Ellie of Roadtripable back with my second guest post on some of Utah’s national parks. Next up: Arches. Arches has a very special place in my heart because it is the first time I had been down to Southern Utah and where my then boyfriend proposed to me. That was about a year and a half ago and every detail of that weekend is still etched in my mind.
Arches and Canyonland National Parks are both accessible from the town of Moab in South-Eastern Utah. Moab is an awesome desert town that I will eventually write a feature on, it has something for everyone. Jeep rentals are popular for off-roading, zip lining the canyons, MOAB Brewery, and river rafting for the adventurous spirit. They also have Castle Creek Winery, horseback riding, and fine dining for those with more refined taste and looking for a classy trip. My newly coined fiancé and me did a little bit of both on our trip but we were not there for nearly enough time to experience everything (a running theme with my trips apparently).
Arches National Park is much smaller than Zion but arguably more famous. If you have ever been to Utah you should know about the Delicate Arch. It is featured everywhere; on license plates, paintings, store fronts, bumper stickers, and more. It is a perfectly shaped half-circle that miraculously has not toppled from wind, rain, or snow. What you don’t expect when you first visit the park is just how big it is. It towers over you and seems to defy gravity, it looks like a strong gust of wind could knock it down. There are two ways to view the Delicate Arch. You can see it from a viewpoint on the road or you can hike to it. We chose the latter option and this was the main feature of our visit. The hike to the Delicate Arch can be difficult, there is virtually no shade and it is completely uphill. The trail disappears for entire sections and you have to trust in the cairns (Little towers of rocks created by hikers) to guide you along. However, if you hydrate appropriately and avoid the middle of the day there should be nothing to worry about.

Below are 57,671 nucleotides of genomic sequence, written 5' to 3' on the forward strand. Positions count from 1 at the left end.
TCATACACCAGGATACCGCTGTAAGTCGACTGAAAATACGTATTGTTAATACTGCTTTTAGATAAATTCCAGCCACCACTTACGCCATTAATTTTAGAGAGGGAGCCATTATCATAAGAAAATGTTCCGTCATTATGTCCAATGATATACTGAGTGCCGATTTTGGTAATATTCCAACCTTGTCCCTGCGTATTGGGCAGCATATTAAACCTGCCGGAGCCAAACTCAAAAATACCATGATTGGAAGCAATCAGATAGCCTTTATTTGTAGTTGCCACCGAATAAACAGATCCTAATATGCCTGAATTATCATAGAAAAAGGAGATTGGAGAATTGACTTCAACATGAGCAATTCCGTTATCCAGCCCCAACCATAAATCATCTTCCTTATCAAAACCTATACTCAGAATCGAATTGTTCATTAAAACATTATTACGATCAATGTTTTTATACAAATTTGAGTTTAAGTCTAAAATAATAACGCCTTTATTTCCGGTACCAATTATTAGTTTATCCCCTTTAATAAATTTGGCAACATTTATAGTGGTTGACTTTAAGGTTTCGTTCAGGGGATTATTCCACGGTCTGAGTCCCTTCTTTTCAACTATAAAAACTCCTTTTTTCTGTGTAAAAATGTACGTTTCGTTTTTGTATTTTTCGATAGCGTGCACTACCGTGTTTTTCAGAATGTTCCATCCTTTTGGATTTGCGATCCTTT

As you round the last corner I promise that your jaw will drop at the view. On the other side of a sandstone bowl the Delicate Arch stands completely unsupported. She is a strong, independent lady. This is the perfect spot to sit, take in the view, and eat a picnic lunch. I could have stayed there all morning long.
Although the Delicate Arch is the main feature of Arches National Park it is important to observe the plural, Arch(es) because there are so many more too! Skyline Arch, Double Arch, and Sandstone Arch, to name a few. Most of these are little turn offs from the road and I wouldn’t necessarily classify them as ‘hikes’ more like short walks. We were able to see most of the Arches National Park in a day but there were some trails that we missed out on. This is also a great place to visit at night, there is virtually no light pollution nearby so you can see endless amounts of stars.
Coming Soon! Canyonland National Park, Bryce Canyon National Park, Capitol Reef National Park. In the meantime, check out my blog and my sappy proposal story you can go see it here Engaged at Arches National Park for a quick cry. 🙂